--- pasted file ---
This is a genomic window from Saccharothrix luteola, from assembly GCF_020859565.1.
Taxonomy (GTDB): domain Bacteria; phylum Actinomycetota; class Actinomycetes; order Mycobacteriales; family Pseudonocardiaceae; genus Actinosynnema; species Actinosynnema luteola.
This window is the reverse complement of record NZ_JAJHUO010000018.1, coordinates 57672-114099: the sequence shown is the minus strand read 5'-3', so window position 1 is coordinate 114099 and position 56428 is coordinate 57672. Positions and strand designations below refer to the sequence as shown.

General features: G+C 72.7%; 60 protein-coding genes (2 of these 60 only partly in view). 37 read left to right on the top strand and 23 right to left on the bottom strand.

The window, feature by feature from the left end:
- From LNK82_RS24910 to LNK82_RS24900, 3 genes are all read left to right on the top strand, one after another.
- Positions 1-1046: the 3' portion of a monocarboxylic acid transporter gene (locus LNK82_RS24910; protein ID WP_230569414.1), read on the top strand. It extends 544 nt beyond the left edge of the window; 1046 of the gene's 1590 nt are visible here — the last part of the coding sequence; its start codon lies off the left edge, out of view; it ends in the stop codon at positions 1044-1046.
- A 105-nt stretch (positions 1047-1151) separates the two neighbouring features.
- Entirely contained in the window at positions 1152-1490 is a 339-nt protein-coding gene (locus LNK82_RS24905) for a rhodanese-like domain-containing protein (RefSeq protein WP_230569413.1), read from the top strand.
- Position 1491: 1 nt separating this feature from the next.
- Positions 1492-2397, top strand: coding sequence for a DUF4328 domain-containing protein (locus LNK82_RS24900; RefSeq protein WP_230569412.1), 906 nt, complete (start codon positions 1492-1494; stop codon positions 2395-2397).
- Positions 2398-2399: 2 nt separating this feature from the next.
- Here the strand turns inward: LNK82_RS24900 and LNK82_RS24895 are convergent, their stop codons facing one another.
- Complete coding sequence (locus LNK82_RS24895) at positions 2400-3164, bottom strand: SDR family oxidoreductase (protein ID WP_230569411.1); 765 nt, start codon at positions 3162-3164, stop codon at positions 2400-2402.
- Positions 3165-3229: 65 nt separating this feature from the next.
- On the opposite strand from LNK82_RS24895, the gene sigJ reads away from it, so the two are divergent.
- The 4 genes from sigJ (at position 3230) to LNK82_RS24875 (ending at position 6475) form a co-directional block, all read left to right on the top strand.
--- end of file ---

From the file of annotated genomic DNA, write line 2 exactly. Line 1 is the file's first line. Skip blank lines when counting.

Taxonomy (GTDB): domain Bacteria; phylum Actinomycetota; class Actinomycetes; order Mycobacteriales; family Pseudonocardiaceae; genus Actinosynnema; species Actinosynnema luteola.